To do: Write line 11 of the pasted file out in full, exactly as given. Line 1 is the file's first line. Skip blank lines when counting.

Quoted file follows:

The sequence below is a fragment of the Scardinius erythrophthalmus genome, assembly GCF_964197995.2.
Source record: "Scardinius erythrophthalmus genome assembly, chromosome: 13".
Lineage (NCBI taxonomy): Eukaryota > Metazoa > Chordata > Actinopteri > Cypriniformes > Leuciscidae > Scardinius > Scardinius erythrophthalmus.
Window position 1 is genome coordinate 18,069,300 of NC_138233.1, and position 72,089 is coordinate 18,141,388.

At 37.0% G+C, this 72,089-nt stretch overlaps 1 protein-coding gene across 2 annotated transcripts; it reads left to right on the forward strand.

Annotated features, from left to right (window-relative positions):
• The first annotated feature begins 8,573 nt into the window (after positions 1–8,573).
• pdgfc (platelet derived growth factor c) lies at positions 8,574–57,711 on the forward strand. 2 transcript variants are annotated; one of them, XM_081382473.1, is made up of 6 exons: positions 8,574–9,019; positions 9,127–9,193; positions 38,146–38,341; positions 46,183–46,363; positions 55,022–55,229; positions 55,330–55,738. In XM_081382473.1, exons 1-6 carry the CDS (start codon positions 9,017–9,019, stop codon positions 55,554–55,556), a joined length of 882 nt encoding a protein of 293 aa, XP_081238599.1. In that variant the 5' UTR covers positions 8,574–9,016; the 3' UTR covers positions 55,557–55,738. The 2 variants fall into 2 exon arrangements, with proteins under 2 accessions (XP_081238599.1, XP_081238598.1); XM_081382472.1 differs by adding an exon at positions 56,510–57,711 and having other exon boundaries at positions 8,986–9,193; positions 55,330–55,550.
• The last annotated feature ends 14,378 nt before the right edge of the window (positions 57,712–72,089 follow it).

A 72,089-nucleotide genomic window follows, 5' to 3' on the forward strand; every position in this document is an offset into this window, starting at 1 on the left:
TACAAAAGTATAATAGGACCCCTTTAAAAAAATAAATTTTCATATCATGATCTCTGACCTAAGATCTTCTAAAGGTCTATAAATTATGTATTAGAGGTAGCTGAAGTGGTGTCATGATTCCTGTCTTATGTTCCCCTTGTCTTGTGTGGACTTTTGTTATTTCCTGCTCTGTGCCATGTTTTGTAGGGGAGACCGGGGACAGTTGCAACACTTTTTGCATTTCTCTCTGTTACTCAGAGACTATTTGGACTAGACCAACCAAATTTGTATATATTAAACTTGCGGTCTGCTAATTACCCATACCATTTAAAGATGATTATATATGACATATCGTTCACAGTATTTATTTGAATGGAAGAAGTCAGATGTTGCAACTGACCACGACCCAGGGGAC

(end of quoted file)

TACAAAAGTATAATAGGACCCCTTTAAAAAAATAAATTTTCATATCATGATCTCTGACCTAAGATCTTCTAAAGGTCTATAAATTATGTATTAGAGGTAGCTGAAGTGGTGTCATGATTCCTGTCTTATGTTCCCCTTGTCTTGTGTGGACTTTTGTTATTTCCTGCTCTGTGCCATGTTTTGTAGGGGAGACCGGGGACAGTTGCAACACTTTTTGCATTTCTCTCTGTTACTCAGAGACTATTTGGACTAGACCAACCAAATTTGTATATATTAAACTTGCGGTCTGCTAATTACCCATACCATTTAAAGATGATTATATATGACATATCGTTCACAGTATTTATTTGAATGGAAGAAGTCAGATGTTGCAACTGACCACGACCCAGGGGAC